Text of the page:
significant support from a variety of member states for specific actions
that we`ve been taking in Iraq. Keep in mind we`ve taken already 100
strikes in Iraq that had a significant impact on degrading their
capabilities.

(END VIDEO CLIP)

SCHULTZ: So this is nation building, is it not? Its coalition building,
it`s getting a lot of countries together to do what is going to be a very
heavy lift. Now let`s all remember, President Obama was elected to get us
out of war, to do something about the budget and he`s done it, not lead us
into war conflicts. Although the circumstances clearly have change and now
he stands on a crossroads challenging his legacy on foreign policy.

So what do you do? You got to go get back and get other people involved,
which is exactly what he said he was going to do. And with the change in
circumstances, the White House maybe reversing its position and policy on
dealing with boots on the ground or are we getting mixed signals here?

Deputy National Security Advisor Ben Rhodes told NBC`s Chris Jansing, the
White House isn`t ruling anything out.

(BEGIN VIDEO CLIP)

CHRIS JANSING, NBC NEWS: Can you do it in Syria without boots on the
ground?

BEN RHODES, U.S. DEPUTY NATIONAL SECURITY ADVISOR: We`re looking at what`s
going to be necessary. We said clearly, you need a strategy on both sides
of this border. This is an organization that operates without respect for
borders.

JANSING: So you`re not ruling that out?

RHODES: We`re not ruling that out. What we`re already doing is providing
a military assistance to Syrian opposition who ultimately is strongest
counter weight on the ground to ISIL. We`re looking at what additional
options are necessary going forward.

(END VIDEO CLIP)

SCHULTZ: So, I just heard him say, we`re not ruling that out. Meaning
there might come a time when United States would have to put boots on the
ground to defeat ISIS. Now the questions is are we getting mixed messages
this evening? Earlier today Secretary of State John Kerry said at a NATO
defense meeting, "Obviously I think that`s a red line for everybody here,
no boots on the ground."

OK, what does that mean? Does that mean that nobody in the room wants to
put boots on the ground or does it mean that if we have to we will put
boots on the ground? Vice President Joe Biden says we`re going to follow
these people to the gates of hell.

I`m not trying to manufacture a controversy here, but I have to somewhat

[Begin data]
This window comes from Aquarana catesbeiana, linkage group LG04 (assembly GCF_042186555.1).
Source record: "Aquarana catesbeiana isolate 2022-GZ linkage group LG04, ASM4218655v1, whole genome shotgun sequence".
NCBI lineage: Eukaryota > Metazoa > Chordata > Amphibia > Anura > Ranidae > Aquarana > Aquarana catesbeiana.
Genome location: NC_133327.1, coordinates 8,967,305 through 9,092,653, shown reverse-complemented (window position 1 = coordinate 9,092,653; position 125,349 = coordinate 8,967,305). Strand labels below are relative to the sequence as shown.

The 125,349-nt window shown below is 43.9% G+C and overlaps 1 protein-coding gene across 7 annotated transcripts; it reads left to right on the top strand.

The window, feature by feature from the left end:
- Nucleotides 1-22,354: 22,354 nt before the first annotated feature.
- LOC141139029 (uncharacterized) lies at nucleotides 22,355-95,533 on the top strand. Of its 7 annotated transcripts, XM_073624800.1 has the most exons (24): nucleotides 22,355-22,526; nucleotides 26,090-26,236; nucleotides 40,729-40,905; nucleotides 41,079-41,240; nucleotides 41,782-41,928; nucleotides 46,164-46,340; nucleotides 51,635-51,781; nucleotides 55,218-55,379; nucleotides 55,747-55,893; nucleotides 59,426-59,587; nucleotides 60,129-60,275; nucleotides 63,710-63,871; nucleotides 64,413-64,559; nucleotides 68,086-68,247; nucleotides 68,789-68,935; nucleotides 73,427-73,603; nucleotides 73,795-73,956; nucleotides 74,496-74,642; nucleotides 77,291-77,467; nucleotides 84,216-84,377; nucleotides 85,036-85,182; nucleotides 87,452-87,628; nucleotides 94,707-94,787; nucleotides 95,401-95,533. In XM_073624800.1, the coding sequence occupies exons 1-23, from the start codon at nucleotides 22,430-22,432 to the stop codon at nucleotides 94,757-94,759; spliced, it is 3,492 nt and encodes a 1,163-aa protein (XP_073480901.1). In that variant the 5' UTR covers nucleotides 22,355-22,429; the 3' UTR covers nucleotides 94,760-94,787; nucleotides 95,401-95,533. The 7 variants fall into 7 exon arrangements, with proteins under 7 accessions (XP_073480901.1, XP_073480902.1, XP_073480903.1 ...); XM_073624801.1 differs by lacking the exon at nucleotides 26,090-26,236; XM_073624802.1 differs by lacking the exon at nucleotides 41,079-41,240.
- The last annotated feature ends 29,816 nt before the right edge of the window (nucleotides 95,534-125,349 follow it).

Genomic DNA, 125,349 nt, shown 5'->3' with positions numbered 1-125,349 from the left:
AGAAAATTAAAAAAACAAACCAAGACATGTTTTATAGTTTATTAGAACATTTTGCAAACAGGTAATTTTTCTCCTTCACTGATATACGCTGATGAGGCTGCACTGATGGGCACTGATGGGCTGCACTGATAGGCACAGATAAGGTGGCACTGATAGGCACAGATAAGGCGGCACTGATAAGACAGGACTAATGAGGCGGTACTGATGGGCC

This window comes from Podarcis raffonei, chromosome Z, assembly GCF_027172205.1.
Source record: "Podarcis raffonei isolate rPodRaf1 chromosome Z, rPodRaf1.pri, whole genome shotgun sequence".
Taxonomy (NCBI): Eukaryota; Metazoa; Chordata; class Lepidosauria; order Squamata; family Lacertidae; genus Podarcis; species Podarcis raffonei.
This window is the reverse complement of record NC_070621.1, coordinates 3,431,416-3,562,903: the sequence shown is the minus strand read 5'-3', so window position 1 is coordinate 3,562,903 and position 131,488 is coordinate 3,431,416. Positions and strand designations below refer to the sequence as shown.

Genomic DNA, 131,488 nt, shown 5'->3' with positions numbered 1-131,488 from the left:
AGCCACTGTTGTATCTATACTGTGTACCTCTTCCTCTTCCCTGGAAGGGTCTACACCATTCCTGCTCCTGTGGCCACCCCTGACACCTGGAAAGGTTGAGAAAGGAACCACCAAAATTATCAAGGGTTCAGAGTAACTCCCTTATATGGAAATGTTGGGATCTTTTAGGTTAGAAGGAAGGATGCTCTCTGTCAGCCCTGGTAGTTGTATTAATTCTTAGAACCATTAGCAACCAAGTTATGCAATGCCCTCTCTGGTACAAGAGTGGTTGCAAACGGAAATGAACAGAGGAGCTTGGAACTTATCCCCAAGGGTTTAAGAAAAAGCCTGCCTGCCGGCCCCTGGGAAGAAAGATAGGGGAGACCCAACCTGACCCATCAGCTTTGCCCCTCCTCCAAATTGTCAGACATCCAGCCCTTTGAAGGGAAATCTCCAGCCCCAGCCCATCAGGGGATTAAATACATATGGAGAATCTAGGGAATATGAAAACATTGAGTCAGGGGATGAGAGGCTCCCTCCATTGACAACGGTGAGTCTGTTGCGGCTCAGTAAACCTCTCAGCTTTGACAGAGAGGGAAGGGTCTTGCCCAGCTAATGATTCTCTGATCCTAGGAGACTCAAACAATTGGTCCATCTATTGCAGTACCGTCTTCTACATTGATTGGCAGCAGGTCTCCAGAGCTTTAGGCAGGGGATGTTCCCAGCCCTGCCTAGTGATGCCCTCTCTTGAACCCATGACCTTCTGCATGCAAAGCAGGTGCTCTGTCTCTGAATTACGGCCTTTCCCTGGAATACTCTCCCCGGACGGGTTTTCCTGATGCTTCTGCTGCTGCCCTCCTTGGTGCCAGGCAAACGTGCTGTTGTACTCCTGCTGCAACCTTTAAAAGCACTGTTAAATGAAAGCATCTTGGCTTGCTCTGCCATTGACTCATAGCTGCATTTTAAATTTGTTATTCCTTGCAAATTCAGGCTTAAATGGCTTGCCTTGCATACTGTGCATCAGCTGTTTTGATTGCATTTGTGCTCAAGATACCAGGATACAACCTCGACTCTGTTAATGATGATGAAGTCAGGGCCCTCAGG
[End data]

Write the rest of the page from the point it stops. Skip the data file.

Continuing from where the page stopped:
critical, I`m not sure we`re getting the straight talk on exactly how far
we`re going to go. One thing is clear, when Congress returns from the
recess in August -- here we go, of course the United States plan of action
on ISIS is going to be heavily debated.

But, why don`t we just say, "We`ll do whatever it takes to defeat ISIS".
Right now it`s air strikes, there`s been 100, there maybe a lot more.
We`ll do whatever it takes. Does that mean boots on the ground? We`ll do
whatever it takes. Get some bullet points, don`t be confusing and don`t
say, "Nobody at this table doesn`t want to put boots on the ground".
Because that tells me, well I don`t know how good this coalition is.

Get your cellphones out. I want to know what you think. Tonight`s
question, do you think the President has his team on the same page? Text a
for yes, text b for no to 67622, you can always go to our blog at
ed.msnbc.com and leave a comment there, we`ll you the results later on in
the show.

For more, let me bring in former Vermont Governor and former DNC chair
Howard Dean. Governor Dean, good to have you with us tonight. I want your
analysis of the news that is unfolding from the NATO conference and the
different things that we`re hearing. Maybe I`m overplaying this. I don`t
feel like I am. I just don`t feel like I`m getting straight talk and I
want your impressions on what`s unfolding. Thanks for joining us.

FRM. GOV. HOWARD DEAN, (D) VERMONT: Well, first of all, I actually am a
big supporter of the Obama doctrine which this really is an example of.
So, let me lay this out. No president can say we`re not going to do this
or we`re not going to do that. Everybody has to say, all options are on
the table. Now, I don`t think we`re going to have boots on the ground.

And here`s why and here`s what I think the President means it. First of
all, we have learned painfully since Vietnam, we`re learning in
Afghanistan, we certainly learned painfully in Iraq that boots in the
ground don`t really help in a long term. If we want to succeed long-term
against ISIS or any other crazy people, and that`s what these people are.

These are not Islamist, I wish the press calling them militants and
Islamist, they believe -- they no more -- are Muslims than I am, what they
are doing. And any Muslim scholar will tell you that. So these are --
this is a violent cult that`s well-financed. And if you want to stop them,